Can the work of lawyers mend the postcolonial state?

On Monday, Community Law Centre hosted a ‘brown bag seminar’ discussing, how the work of lawyers mends the postcolonial state. The seminar zeroed down to theoretical and methodological reflections based on legal ethnography in Zambia.

The speakers at the seminar were Jeremy Gould is a professor of Development & International Cooperation at the University of Jyväskylä, Finland and Lukas Muntingh is co-founder and Project Coordinator of CSPRI at the Community Law Centre.


At the Seminar, Prof Gould discussed the role of the Zambian legal profession in the campaign to prevent Frederick Chiluba from pursuing a third term as President of Zambia and the corruption case that was opened against him after his term had ended.


He concluded that this in itself was a watershed as never before had the legal profession played any significant role in standing up to protect constitutionalism. Prof Gould also criticised what transpired subsequently and discussed the emergence of what he calls 'New Patrimonialism" where liberal principles and legal instruments are used the protect a small elite.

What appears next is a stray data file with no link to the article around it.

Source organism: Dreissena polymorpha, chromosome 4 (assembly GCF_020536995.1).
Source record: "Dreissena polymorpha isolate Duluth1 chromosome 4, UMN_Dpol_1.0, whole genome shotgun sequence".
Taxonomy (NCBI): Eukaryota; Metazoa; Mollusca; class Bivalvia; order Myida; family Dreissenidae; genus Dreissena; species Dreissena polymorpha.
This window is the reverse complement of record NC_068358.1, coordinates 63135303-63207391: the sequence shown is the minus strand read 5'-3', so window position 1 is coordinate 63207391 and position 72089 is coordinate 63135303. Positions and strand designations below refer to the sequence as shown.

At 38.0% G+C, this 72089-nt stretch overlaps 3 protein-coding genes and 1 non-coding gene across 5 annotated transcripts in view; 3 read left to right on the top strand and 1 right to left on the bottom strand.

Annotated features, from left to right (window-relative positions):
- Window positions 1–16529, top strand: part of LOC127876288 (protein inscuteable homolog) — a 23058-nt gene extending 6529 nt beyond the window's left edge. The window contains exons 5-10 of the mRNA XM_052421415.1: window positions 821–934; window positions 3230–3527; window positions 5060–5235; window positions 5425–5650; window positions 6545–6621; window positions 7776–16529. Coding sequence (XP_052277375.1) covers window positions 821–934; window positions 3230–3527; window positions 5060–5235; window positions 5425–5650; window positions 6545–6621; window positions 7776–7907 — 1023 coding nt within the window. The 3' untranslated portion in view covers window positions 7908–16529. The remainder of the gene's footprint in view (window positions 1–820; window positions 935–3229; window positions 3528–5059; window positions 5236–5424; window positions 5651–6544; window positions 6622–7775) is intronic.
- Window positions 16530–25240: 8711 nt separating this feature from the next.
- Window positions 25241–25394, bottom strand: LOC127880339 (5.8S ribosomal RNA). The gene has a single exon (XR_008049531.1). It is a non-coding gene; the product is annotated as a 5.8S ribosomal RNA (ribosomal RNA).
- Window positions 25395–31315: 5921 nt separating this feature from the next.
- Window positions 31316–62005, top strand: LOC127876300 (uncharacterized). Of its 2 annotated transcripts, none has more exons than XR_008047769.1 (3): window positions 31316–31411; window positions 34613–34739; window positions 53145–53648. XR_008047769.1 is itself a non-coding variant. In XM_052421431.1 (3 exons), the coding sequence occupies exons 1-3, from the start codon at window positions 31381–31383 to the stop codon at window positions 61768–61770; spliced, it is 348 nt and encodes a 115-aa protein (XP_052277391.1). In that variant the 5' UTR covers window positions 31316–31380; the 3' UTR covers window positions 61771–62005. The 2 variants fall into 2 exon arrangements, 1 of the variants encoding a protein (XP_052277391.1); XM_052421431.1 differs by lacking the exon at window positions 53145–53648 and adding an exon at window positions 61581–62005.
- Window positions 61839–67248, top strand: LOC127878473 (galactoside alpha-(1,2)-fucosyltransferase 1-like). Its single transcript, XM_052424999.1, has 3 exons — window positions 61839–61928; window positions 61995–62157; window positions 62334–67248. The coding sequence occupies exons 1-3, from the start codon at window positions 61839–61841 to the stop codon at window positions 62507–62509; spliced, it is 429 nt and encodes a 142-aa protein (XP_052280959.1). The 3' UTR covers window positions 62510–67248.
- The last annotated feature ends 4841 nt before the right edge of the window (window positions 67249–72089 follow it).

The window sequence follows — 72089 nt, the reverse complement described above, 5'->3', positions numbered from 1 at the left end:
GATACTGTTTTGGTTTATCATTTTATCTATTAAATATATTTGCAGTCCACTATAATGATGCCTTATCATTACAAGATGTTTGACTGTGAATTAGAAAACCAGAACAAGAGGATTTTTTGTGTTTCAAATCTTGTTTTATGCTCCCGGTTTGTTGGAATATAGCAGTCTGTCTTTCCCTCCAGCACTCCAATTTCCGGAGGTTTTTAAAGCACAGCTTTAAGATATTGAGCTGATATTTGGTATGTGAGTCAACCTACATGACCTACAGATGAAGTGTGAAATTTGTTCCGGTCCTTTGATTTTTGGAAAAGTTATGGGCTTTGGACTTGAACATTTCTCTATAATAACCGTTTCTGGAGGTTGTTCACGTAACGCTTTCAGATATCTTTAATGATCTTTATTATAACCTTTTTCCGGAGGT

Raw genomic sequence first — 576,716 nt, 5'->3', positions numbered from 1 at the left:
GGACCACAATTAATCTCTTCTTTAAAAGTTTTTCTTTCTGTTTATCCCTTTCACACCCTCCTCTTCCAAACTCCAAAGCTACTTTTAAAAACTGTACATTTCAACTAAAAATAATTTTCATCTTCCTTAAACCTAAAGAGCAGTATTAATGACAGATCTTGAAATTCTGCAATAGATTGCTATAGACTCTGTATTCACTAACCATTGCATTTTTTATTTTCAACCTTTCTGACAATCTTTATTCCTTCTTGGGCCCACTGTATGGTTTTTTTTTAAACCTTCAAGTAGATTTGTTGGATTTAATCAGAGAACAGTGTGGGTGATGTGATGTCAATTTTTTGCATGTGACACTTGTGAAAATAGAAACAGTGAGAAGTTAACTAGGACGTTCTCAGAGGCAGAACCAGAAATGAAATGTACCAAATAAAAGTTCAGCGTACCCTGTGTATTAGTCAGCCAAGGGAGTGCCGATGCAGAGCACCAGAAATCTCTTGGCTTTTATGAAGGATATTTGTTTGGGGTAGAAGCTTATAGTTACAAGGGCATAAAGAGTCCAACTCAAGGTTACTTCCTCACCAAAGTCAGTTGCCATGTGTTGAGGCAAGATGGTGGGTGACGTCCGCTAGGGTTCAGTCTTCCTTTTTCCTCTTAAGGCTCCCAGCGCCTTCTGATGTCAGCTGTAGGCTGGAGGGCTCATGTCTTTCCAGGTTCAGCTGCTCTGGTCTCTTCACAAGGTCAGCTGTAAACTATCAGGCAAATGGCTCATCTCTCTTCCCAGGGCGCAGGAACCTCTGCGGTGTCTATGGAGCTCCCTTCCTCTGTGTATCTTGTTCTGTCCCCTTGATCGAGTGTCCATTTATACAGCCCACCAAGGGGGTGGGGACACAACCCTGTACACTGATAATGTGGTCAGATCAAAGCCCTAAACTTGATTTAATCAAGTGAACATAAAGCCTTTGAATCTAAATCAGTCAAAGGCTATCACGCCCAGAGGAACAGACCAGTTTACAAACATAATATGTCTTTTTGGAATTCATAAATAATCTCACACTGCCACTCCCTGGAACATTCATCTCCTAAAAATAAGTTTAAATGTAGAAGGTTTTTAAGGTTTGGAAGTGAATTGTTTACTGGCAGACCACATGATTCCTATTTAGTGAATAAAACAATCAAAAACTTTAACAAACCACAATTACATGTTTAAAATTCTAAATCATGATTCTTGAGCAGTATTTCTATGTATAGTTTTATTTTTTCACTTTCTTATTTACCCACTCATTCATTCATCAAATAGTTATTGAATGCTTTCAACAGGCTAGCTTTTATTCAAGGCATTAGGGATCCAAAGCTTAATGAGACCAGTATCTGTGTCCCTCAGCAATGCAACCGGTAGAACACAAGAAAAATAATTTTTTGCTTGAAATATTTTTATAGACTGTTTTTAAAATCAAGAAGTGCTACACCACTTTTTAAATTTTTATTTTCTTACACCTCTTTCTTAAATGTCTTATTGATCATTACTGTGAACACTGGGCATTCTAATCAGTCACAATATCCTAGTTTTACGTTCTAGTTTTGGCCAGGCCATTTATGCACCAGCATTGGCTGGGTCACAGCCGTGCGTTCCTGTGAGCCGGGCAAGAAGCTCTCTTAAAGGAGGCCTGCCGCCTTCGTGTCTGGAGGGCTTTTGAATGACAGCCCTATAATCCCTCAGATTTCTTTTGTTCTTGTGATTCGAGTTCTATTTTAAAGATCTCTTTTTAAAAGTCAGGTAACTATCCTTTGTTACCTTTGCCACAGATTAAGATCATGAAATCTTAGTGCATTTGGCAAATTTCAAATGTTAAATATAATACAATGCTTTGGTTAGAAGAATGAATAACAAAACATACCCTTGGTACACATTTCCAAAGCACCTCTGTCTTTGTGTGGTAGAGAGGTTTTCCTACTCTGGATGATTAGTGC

Prof Gould is an anthropologist by training and disposition, his primary fieldwork sites have been in Zambia where he has worked since 1983. Prominent publications include The New Conditionality. The politics of poverty reduction strategies (London: Zed 2005) and Left behind. Rural Zambia in the Third Republic (Lusaka: Lembani 2009). He is currently completing a book on law, politics and postcolonial state formation, also based on Zambian ethnography.

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